In case you couldn’t tell by the title of this post, I. Hate. Grocery shopping. It’s the one thing I dread doing every week, besides laundry. And cooking. And then there’s cleaning. But grocery shopping is the thing I dread the most. Until it’s time to do those other things. Then I dread them the most.
From the time my son was an infant, I’ve had this anxiety about going shopping with children in tow. Back then it was because he was a ticking time-bomb ready to blow in a fit of screams to let the entire store know he was hungry. Let me just say, thank goodness for Stop and Shop’s SCAN IT; I’m not really sure how I would have survived that first year without it.
As time went on, I was able to appease him by either bringing food and drink with us, or letting him dive into a bag a Goldfish I was going to purchase, even though I (laughingly) swore I would never do that. Enter his little sister who was so good and quiet (at the time) that one time I accidentally, momentarily, forgot her in the cart as I started to take my son to the bathroom. Luckily for her, she has a good big brother who noticed she had begun to cry and gently reminded me that we should probably take her with us.
When my son went to preschool, it was like a whole new world. I never thought grocery shopping with one child could be so easy, you know, comparatively speaking. But even that presented its own challenges as I only had a finite amount of time to do the shopping, get the groceries home, and put them away before I had to turn around and pick him up from school.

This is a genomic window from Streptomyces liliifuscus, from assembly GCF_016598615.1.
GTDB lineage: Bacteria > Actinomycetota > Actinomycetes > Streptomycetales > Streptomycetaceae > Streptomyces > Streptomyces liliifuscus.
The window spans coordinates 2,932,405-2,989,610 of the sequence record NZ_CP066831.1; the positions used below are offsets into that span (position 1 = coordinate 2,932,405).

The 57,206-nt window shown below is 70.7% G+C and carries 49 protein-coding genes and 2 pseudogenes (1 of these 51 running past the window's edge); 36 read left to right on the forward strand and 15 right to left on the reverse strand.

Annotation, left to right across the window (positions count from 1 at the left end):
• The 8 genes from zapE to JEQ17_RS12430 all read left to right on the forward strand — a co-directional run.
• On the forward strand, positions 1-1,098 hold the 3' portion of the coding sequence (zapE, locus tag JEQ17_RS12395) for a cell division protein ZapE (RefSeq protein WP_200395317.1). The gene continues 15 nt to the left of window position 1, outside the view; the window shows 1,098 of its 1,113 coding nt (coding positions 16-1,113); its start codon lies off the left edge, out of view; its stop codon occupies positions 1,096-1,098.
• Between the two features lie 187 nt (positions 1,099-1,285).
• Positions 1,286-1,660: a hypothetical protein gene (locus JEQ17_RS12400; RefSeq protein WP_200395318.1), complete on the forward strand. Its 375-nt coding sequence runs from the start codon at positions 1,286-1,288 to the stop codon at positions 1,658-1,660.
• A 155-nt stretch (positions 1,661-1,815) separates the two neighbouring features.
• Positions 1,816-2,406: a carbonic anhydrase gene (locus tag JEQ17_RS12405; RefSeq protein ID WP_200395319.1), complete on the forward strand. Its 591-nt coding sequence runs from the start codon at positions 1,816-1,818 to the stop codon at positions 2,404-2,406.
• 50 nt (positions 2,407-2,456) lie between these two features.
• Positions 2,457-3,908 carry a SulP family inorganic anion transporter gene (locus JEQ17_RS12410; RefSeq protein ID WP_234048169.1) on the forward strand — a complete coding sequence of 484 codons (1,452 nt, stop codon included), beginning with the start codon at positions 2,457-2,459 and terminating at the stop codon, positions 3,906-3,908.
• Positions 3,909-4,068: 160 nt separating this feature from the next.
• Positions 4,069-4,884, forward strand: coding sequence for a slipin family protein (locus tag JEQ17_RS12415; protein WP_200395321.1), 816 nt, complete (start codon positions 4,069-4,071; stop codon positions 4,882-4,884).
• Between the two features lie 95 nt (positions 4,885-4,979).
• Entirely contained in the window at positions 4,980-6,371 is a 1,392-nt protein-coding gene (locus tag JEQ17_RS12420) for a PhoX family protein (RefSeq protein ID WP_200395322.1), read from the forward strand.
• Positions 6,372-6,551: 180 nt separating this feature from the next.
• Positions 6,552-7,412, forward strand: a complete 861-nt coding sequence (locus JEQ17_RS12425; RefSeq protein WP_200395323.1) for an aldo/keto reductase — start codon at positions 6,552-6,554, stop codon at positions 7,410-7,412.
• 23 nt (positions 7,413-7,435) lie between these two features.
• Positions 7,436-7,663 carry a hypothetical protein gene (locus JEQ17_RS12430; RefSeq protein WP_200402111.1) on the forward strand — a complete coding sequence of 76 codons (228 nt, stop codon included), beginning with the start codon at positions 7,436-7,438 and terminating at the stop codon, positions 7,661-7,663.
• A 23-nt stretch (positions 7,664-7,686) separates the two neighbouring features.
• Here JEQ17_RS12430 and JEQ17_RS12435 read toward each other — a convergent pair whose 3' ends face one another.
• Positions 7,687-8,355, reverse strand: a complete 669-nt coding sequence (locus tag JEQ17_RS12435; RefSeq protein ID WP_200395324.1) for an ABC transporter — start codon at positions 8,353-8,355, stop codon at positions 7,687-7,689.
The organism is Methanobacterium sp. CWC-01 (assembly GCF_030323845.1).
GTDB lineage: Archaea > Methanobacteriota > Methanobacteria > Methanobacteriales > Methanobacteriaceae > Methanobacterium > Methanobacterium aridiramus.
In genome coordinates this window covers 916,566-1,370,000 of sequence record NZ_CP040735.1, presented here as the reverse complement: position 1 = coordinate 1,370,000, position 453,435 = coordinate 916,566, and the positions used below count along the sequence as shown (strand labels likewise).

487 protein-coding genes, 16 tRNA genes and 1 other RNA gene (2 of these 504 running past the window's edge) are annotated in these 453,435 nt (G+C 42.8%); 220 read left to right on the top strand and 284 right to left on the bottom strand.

Fast forward to today, where I’ve been so used to doing the grocery shopping on my own while both kids are at school, again only in the small amount of time that my daughter is at preschool. But now it’s summer and I have both children with me when I shop. And it’s a living nightmare. If I had the energy to go shopping at night after my husband gets home from work, I would. But I don’t.
I push the cart down the aisles, trying my best to keep my children from wreaking havoc and I pass other parents doing the same. The look on their faces, I can only imagine, must mirror my own. That look says, “I long for the days when these kids were small enough to be trapped in their child seat, or in one of those annoying, germ-filled carts with the car on the front even though it meant they would almost definitely come down with a cold the next day.”
Kids make grocery shopping so difficult. They pick stuff up off of the shelves, they don’t pay attention to where they’re going and run into people and displays, they “help” push the cart by hanging on it, making it just that much harder for me to lug down the aisle. Everything they do probably annoys me ten times more than it annoys the people around me, but it still stresses me out.
Then, like adding insult to injury, there is always that one person I keep passing down every aisle. At first, we may give each other a friendly smile, or they may say how cute my kids are, but with every time we pass each other I can feel the animosity growing. They always seem to need the same exact items I do, and they refuse to move out of my way. I want to scream, “Hey! There’s three of us and one of you, so why don’t you move?!” I try to skip an aisle to get away from them, but they somehow find me anyway.
I finally reach what I think is the end of the Shopping Trip from Hell, only to realize that I forgot to get something. Then I have to make the decision – do I go back and get it, or do I say screw it? I think you can probably guess which one I choose.
Needless to say, I am quite looking forward to my first leisurely shopping trip while both of my children are at school for seven glorious hours and I don’t have to worry about rushing around. I can stroll through the store, quietly smiling to myself as I pass Moms with small children, getting all of the things on my list, and remembering to use all of the coupons that I brought so I don’t have to go back to store later to claim my dollar. Until I realize that I’m spending my “free” time shopping. Then the smile will quickly fade away.